- File Size: 3211 KB
- Print Length: 272 pages
- Simultaneous Device Usage: Unlimited
- Publisher: CPA Press; 1.0 edition (September 11, 2013)
- Publication Date: September 11, 2013
- Sold by: Amazon Digital Services LLC
- Language: English
- ASIN: B00F58TDAU
- Text-to-Speech: Enabled
- Word Wise: Enabled
- Lending: Enabled
- Amazon Best Sellers Rank: #212,077 Paid in Kindle Store (See Top 100 Paid in Kindle Store)
Relationships and How to Survive Them Kindle Edition
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Top Customer Reviews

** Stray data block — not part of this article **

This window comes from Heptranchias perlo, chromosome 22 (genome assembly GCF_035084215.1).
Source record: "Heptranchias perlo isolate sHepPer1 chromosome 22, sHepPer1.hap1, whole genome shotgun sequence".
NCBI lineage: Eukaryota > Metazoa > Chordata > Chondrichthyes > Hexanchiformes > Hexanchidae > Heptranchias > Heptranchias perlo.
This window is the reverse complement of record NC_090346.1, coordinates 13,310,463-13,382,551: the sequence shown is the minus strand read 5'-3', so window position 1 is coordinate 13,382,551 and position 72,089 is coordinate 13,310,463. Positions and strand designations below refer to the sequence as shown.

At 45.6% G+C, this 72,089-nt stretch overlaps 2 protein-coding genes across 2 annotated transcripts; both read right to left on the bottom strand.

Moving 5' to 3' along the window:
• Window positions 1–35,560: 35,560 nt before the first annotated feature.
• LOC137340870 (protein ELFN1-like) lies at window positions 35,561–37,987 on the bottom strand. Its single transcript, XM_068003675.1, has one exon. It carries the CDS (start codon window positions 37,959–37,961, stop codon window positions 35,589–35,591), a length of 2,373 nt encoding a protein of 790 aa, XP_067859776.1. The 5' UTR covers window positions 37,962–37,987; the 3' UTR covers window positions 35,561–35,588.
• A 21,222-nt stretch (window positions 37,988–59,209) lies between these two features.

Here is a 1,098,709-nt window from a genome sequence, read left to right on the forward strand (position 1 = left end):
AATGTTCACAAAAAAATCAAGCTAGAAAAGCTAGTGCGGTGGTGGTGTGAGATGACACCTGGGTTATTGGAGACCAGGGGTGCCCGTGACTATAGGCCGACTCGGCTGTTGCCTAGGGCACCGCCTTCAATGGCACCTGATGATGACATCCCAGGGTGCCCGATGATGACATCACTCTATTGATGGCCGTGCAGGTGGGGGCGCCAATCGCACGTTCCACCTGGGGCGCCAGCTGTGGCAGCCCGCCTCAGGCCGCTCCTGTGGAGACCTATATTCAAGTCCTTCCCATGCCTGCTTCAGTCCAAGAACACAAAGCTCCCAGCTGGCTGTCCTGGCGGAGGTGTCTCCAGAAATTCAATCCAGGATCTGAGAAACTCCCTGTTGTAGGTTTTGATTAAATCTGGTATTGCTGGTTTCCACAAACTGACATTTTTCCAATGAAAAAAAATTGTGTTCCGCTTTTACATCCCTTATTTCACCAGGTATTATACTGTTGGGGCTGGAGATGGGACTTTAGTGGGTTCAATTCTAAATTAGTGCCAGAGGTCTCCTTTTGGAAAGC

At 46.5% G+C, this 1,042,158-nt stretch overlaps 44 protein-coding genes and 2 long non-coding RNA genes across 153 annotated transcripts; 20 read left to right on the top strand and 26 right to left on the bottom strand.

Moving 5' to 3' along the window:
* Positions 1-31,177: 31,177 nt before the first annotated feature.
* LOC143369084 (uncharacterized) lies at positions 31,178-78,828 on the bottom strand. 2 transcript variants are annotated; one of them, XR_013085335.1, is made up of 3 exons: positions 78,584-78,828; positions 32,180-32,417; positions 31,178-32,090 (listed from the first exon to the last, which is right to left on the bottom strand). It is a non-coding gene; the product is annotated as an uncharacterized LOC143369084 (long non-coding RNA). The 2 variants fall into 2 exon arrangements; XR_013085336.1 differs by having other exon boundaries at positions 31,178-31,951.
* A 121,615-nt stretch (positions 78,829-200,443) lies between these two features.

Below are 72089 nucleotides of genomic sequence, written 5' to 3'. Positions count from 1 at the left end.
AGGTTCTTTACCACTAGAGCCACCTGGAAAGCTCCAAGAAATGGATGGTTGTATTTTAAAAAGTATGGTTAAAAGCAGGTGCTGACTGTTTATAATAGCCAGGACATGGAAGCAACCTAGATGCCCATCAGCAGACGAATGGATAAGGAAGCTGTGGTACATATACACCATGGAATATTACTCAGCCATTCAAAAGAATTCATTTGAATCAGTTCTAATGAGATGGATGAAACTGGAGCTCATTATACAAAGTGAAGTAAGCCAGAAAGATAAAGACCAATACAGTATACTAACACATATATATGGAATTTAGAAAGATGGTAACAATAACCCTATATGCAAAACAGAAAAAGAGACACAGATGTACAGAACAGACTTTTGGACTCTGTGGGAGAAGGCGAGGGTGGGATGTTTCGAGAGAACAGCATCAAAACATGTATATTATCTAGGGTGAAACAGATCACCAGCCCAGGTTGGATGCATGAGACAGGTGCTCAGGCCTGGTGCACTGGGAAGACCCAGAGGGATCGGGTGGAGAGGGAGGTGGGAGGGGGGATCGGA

The permutations of human blindness are many and various, and divorcing or separating parents - or even those who remain living together but are emotionally alienated - will generally demand that the child choose one or the other. The love for the other parent must be denied, suppressed, silenced. This is terribly human. If we are hurt by someone, we find it hard to bear if someone else we love shows affection to the person who has hurt us. If there are oppositions between the 4th and the 10th in the child's chart, then the child's own inner division colludes with the parents' division. I have seen many, many examples over the years where the person has had to deny great love for a parent in such circumstances. The denial may be believed even by the person himself or herself. When we see Venus, Moon, Neptune, Sun, or Jupiter in a parental house, we know that there is a powerful positive bond with the parent, even if the relationship has also been very difficult. If any of these planets are in the 4th, they are likely to describe strongly positive and even idealised feelings for the father. But if there has been a break-up and the father has gone off - or if there are oppositions from planets in the 10th, even if he hasn't gone off - it may prove impossible for the person to keep such feelings in consciousness. The ambivalence may be too painful, and the sense of disloyalty to the mother may be too great to bear. Perhaps the father has left because of another relationship. Perhaps he marries again, and has other children. Then the problem is compounded, because the child's own jealousy allies with the jealousy of the mother and makes it quite impossible for the emotional bond with the father to be recognised. The relationship is destroyed, and the child, who is now grown up, says, "Oh, I haven't seen my father much since the divorce. I have very little to do with him. I see him occasionally, but we don't have much of a relationship." All the positive, loving feelings have been pushed underground, because we do not cope well with divided loyalties. We suppress them because we have to survive psychologically; and we have to live with mother.